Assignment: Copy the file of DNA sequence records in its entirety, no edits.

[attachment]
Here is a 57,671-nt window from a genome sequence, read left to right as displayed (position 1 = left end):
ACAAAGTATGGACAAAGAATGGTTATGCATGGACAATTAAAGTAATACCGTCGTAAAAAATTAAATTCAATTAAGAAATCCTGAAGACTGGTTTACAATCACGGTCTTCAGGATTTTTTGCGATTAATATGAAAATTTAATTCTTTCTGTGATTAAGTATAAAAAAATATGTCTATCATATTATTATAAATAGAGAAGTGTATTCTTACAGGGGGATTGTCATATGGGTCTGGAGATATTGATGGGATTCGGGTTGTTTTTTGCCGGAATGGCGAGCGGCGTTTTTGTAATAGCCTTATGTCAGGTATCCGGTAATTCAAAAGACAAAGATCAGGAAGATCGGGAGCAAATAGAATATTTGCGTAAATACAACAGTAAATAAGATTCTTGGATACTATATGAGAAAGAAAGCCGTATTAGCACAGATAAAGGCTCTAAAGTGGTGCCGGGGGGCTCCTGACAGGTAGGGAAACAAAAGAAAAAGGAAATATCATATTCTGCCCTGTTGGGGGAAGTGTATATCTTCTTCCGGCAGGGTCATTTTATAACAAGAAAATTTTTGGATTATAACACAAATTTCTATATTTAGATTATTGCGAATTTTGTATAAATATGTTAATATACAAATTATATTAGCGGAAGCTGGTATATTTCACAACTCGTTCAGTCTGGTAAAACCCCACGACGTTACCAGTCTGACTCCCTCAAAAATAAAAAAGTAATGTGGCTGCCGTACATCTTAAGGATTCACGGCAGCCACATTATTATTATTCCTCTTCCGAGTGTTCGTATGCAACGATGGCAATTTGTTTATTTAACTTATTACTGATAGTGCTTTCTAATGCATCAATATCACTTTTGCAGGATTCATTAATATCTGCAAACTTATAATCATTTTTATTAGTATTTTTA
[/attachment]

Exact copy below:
Here is a 57,671-nt window from a genome sequence, read left to right as displayed (position 1 = left end):
ACAAAGTATGGACAAAGAATGGTTATGCATGGACAATTAAAGTAATACCGTCGTAAAAAATTAAATTCAATTAAGAAATCCTGAAGACTGGTTTACAATCACGGTCTTCAGGATTTTTTGCGATTAATATGAAAATTTAATTCTTTCTGTGATTAAGTATAAAAAAATATGTCTATCATATTATTATAAATAGAGAAGTGTATTCTTACAGGGGGATTGTCATATGGGTCTGGAGATATTGATGGGATTCGGGTTGTTTTTTGCCGGAATGGCGAGCGGCGTTTTTGTAATAGCCTTATGTCAGGTATCCGGTAATTCAAAAGACAAAGATCAGGAAGATCGGGAGCAAATAGAATATTTGCGTAAATACAACAGTAAATAAGATTCTTGGATACTATATGAGAAAGAAAGCCGTATTAGCACAGATAAAGGCTCTAAAGTGGTGCCGGGGGGCTCCTGACAGGTAGGGAAACAAAAGAAAAAGGAAATATCATATTCTGCCCTGTTGGGGGAAGTGTATATCTTCTTCCGGCAGGGTCATTTTATAACAAGAAAATTTTTGGATTATAACACAAATTTCTATATTTAGATTATTGCGAATTTTGTATAAATATGTTAATATACAAATTATATTAGCGGAAGCTGGTATATTTCACAACTCGTTCAGTCTGGTAAAACCCCACGACGTTACCAGTCTGACTCCCTCAAAAATAAAAAAGTAATGTGGCTGCCGTACATCTTAAGGATTCACGGCAGCCACATTATTATTATTCCTCTTCCGAGTGTTCGTATGCAACGATGGCAATTTGTTTATTTAACTTATTACTGATAGTGCTTTCTAATGCATCAATATCACTTTTGCAGGATTCATTAATATCTGCAAACTTATAATCATTTTTATTAGTATTTTTA